In any case, "romantic music" is a huge and egregious fallacy. Probably more than three-quarters -- being generous -- of popular songs about love aren't actually about love per se, with hearts and stars and flowers. They're far and away more often about the accompanying loss, heartbreak, pain, misery, pain, rejection and more pain that go with love the way strawberries go with champagne. In fact, it's astonishing that anyone who spends a significant amount of time listening to pop music is at all datable -- and let's not even get into the people who write it. This being New Orleans, though, we have plenty of both. New Orleans songwriters and artists have come up with some of the most gorgeous, passionate, lump-in-the-throat love and heartache songs in the genre -- Irma Thomas' "Ruler of My Heart," for example, or Phil Phillips' "Sea of Love."
We can also lay claim to dozens of writers of love songs that are both sick and wrong -- or sometimes just nontraditional. From Dr. John's "Such a Night," a love song about stealing your best friend's girlfriend to the henpecked husband in Ernie K-Doe's "I'm The Boss" up to the new soul-licious murder ballads the Morning 40 Federation recently wrote and recorded with famously nasty Andre Williams ("If you leave me baby, I'm gonna cry/ but if you leave me baby, you're gonna die!"), love in New Orleans -- at least in song -- is never easy. Or normal.
Probably the most consistently depressing local writer of love songs is Happy Talk Band frontman and songwriter Luke Allen, who must be the New Orleans, if not regional Southeastern, champion of heartbreak and misery. Each song comes out like a cross between a wrenching sob and a muttering snarl. The track "Forget-Me-Not," is told from the point of view of a delirious inpatient at Charity Hospital's third-floor psychiatric wing: we glean that, after having his marriage proposal rejected, he murdered his girlfriend so horribly -- with a ball peen hammer -- that he's blacked out the whole incident and pines for her visit, calling out her name while struggling at his restraints. And though he's currently recording a new album, it doesn't seem like he's cheered up much -- possibly because he's working with the less-than-sunshiny influence of singer-songwriter Alex McMurray, who's been doling out a weekly dose of hard-shelled bitterness at the Circle Bar now for many months. His general cynicism and vitriol is directed at almost everything, but when it comes to love, his rusty scalpel cuts the truest -- at least when it comes to the just plain creepy. His song "Wedding Day" is told from the point of view of a widower who, his children long taken away, drinks himself to sleep each night while obsessively watching his wedding video over and over again. (See the Happy Talk Band 10 p.m. Thu., Feb. 15, Hi-Ho Lounge, 2239 St. Claude Ave.; Alex McMurray plays at 10 p.m. Tue., Feb. 14, Circle Bar, 1032 St. Charles Ave.)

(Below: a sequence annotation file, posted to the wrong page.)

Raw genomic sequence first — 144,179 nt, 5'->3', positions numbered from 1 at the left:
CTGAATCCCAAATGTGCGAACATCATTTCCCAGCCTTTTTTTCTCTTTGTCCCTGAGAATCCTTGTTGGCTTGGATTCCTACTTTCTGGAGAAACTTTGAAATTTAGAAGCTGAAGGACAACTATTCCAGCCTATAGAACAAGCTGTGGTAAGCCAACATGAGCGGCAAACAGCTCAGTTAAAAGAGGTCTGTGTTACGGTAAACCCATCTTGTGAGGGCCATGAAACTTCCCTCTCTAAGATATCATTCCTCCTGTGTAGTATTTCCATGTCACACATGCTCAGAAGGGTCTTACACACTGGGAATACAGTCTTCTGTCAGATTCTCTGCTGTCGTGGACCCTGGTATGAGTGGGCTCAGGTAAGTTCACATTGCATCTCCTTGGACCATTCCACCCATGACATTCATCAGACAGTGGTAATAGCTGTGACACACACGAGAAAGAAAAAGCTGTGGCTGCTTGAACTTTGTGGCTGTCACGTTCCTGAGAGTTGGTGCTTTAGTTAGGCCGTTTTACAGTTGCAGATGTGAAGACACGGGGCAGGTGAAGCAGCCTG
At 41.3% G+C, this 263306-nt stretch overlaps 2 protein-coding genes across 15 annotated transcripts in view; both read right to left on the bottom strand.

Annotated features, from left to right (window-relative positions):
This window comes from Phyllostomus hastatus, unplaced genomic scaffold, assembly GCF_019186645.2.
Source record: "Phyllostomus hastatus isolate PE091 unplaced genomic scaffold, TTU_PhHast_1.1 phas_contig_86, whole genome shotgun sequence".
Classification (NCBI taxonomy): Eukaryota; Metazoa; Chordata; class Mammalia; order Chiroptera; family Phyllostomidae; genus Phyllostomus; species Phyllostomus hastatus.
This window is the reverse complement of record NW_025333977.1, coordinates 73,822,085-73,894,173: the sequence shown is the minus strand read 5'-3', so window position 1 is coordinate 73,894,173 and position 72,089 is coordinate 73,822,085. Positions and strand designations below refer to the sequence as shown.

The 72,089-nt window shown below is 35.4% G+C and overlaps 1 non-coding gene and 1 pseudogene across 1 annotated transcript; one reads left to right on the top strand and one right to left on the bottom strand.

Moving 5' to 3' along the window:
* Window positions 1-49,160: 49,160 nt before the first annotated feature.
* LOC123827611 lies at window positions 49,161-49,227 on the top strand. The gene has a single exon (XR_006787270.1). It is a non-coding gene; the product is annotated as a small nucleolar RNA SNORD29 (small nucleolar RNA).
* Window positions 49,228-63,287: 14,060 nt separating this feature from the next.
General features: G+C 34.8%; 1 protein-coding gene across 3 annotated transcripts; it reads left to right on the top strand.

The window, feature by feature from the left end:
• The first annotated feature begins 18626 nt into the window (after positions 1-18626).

But perhaps we're being too cynical. New Orleans native and Fat Possum Records recording artist Little Freddie King has had blues so real, no showmanship is required; just raw, scratchy, gut-bucket country blues. Sure, hanging out with Buddy Guy and Slim Harpo and touring Europe with Bo Diddley may have helped his mood. But special Valentine resonance is garnered by the fact that he was shot not once but twice by the same wife, to whom he remained married after both incidents. That's real love, and his gig this week at d.b.a. goes to No. 1 on our list -- with a bullet. (Little Freddie King plays at 10 p.m. Sun., Feb. 18, d.b.a., 618 Frenchmen St.)
But maybe Cupid has treated you so poorly that you're ready to swear off romantic love with your preferred gender of your own species. Local artist MC Trachiotomy isn't a show for a Valentine date in the early stages of any relationship, mind you. Still, the love in the song "Pablo," an elegiac number about a dog who recently passed on, is so strong it manages to reach out of the sound stew and make itself known. Trachiotomy raps and gurgles over haunted, funereal and vaguely European chanting with occasional dog noises, it still comes through as a tender -- if slightly thuggish -- eulogy to a beloved friend and brother-in-arms.